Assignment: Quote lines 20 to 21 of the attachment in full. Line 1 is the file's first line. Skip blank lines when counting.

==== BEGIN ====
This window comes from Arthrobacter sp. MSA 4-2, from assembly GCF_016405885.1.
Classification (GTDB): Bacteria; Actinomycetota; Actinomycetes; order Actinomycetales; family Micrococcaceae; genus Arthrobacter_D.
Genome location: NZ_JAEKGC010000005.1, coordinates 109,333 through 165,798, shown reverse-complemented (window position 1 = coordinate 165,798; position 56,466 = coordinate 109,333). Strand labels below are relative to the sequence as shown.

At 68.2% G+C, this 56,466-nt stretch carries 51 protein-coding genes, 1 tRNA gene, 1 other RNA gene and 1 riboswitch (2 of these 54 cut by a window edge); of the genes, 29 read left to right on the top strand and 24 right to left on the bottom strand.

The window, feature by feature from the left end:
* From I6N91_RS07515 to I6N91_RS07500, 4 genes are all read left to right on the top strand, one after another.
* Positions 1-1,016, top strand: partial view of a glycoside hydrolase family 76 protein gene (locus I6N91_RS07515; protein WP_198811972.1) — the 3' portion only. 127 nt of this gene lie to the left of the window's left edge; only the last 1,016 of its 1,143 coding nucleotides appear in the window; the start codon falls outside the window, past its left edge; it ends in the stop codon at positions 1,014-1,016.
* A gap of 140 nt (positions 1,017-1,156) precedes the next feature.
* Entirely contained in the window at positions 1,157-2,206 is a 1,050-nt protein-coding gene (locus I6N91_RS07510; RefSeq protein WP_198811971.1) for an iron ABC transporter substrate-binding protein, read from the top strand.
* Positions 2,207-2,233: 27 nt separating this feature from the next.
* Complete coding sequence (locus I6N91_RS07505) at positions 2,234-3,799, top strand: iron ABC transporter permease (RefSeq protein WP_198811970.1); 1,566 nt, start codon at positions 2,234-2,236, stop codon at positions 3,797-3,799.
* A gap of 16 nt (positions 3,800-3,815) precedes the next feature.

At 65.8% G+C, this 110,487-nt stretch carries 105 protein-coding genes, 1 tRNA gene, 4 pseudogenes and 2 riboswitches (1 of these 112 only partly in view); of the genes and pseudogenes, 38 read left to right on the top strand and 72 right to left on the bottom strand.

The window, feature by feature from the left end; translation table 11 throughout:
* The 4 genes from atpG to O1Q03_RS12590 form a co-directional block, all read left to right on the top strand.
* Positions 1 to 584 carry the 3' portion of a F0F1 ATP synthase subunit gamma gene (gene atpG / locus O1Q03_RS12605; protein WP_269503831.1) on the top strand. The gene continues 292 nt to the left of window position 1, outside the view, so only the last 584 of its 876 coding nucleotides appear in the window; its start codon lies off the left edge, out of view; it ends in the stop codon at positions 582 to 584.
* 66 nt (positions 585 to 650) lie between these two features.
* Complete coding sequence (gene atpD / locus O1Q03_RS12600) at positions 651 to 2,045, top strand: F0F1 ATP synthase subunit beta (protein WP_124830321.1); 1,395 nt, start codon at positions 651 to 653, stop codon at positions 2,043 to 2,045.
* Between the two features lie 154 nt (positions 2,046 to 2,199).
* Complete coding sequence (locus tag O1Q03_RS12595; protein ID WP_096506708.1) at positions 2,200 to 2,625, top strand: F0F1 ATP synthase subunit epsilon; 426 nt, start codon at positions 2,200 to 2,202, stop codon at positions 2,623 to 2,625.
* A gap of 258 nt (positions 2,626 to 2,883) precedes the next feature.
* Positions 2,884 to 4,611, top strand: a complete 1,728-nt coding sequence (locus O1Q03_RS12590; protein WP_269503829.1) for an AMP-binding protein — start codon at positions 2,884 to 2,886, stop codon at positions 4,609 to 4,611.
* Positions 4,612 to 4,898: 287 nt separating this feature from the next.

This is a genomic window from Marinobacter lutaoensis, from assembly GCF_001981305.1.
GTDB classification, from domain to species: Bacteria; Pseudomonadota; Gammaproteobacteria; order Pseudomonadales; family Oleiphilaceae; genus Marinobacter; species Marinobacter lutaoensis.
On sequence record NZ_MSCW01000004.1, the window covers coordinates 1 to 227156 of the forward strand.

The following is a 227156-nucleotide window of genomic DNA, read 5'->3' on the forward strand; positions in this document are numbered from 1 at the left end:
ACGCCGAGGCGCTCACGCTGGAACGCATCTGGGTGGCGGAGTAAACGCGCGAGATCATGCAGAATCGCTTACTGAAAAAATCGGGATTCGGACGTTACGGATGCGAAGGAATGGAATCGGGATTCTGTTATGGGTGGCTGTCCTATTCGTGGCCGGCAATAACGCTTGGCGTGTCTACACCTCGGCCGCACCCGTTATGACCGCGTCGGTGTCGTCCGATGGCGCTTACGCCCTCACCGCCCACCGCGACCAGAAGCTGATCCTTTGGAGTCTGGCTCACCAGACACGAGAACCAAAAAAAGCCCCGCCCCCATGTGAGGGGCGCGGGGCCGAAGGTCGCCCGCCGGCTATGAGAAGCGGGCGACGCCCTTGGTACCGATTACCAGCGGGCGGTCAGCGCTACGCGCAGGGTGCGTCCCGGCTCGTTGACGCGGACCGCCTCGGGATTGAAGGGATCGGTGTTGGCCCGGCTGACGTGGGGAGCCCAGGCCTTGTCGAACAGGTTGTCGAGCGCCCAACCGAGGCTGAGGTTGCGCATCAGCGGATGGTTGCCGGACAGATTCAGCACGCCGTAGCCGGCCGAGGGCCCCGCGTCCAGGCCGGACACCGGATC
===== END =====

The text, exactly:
* Complete coding sequence (locus tag O1Q03_RS12595; protein ID WP_096506708.1) at positions 2,200 to 2,625, top strand: F0F1 ATP synthase subunit epsilon; 426 nt, start codon at positions 2,200 to 2,202, stop codon at positions 2,623 to 2,625.
* A gap of 258 nt (positions 2,626 to 2,883) precedes the next feature.